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© Koninklijke Brill NV, Leiden, 2011 DOI: 10.1163/157361211X577284 Archive for the Psychology of Religion 33 (2011) 137-171 Can Neurotheology Explain Religion? Dave Vliegenthart 1 Master Student, Religious Studies, Department of Religious Studies, University of Amsterdam, Oude

In: Archive for the Psychology of Religion
Author: Homayun Sidky

in the development of human religiosity. Th ese include beliefs that shamanism was the universal religion of Paleolithic hunter-gatherers and that it represents a neurotheology, the expressions of which have been preserved in ancient cave art and in the magico-religious beliefs and practices of

In: Method & Theory in the Study of Religion
Author: Remco Robinson

In this volume of essays, Newberg sets out to formulate the nature and basic principles of neurotheology. In the first chapter he describes what neurotheology sets out to be: a unique field of scholarship and investigation that explores the relationship between the brain and theology and, more

In: Journal of Empirical Theology
Author: E. Janet Warren

effects of prayer, considers psychosomatic medicine and neurotheology (which diminish the need for supernatural hypotheses for prayer’s efficacy) and reviews some studies and critiques of distal intercessory prayer. Brown argues that, from a pentecostal perspective, which emphasizes relationship plus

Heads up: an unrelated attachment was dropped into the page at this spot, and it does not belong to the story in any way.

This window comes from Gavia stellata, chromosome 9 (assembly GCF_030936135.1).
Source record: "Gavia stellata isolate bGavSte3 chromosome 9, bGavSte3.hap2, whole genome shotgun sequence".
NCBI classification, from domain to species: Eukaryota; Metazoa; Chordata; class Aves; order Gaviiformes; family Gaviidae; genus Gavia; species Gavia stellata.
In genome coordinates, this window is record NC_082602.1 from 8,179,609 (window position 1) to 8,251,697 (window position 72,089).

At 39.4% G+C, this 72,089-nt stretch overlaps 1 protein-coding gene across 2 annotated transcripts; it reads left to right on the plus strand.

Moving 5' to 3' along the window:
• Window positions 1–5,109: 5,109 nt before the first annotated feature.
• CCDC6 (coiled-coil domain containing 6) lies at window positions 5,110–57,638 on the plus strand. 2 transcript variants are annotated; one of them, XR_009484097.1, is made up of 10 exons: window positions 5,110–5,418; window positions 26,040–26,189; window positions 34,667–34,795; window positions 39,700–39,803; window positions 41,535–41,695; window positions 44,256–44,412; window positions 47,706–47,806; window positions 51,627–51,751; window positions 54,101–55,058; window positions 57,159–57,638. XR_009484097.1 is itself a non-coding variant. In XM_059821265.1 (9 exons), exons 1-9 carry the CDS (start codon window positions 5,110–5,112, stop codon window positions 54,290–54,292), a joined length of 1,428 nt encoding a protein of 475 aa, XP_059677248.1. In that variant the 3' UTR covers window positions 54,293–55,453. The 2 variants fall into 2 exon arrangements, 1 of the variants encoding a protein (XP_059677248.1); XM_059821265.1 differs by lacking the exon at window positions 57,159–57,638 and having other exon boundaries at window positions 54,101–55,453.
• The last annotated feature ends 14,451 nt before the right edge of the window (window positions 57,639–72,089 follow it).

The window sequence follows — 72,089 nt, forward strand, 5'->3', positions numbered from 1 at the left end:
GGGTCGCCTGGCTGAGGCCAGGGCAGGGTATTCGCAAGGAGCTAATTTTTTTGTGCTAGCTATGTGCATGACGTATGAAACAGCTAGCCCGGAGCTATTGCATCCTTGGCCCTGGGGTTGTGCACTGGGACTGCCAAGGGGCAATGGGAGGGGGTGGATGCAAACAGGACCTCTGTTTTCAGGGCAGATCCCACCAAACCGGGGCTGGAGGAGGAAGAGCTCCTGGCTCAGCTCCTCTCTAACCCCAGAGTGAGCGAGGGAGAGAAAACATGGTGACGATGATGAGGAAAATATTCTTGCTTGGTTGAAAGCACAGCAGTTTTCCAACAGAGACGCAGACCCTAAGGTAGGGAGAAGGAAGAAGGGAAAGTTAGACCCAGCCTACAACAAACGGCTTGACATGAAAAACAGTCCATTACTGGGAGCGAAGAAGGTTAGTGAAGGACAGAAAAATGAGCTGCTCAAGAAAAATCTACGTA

In: Pneuma
Author: Frederick Seay

,” seeking out and favoring those who most resemble them. The gospel ideal, however, calls for a diverse, multicultural, and multiethnic community of God’s people (p. 105). Green explores the boundary where psychology, spirituality, and neuroscience merge to form “neurotheology” or “spiritual neuroscience

In: Horizons in Biblical Theology
Author: K. Helmut Reich

Buin, 2000), or “NeuroTheology: Brain, science, spiritu- ality, religious experience” ( Joseph, 2002). Taken together, these and similar volumes impress many people from general readers to various experts of other disciplines with the alleged recent “breakthroughs” in neurobiology and the projection of

In: Archive for the Psychology of Religion

, which impedes a deepening of the specificities of each approach. Aletti finds an example of “integration” in psychotheology or theopsychology that, akin to neurotheology or theoneurology, risks reducing the scope and the specificity of theology and psychology or neurology. He remarks that the problems that

In: Archive for the Psychology of Religion
Author: Yvan Prkachin

hoping to reinvigorate their respective fields with a shot of ‘neuro’ tonic: neuroanthropology, neuroeconomics, neuroethics, neuroaesthetics, and neurotheology have joined a host of other neurologically-inflected disciplines in the humanities and social sciences. At the same time, the growing

In: Nuncius
Author: Amos Yong

, Pilch draws heavily on the work of Eugene d’Aquili and Andrew Newberg, cognitive neuroscientists who have worked at the vanguard of the emerging field of ‘neuro-theology’, 10 and of the cul- tural anthropologist Felicitas Goodman, who has done extensive fieldwork among groups with trance and visionary

In: Journal of Pentecostal Theology

. Explaining Consciousness: The Hard Problem , pp. 249-266. Cambridge : MIT Press . MacLennan , B.J. ( 2003 ). Evolutionary Neurotheology and the Varieties of Religious Experience . In: R. Joseph , ed., NeuroTheology: Brain, Science, Spirituality, Religious Experience . San Jose

In: The International Journal of the Platonic Tradition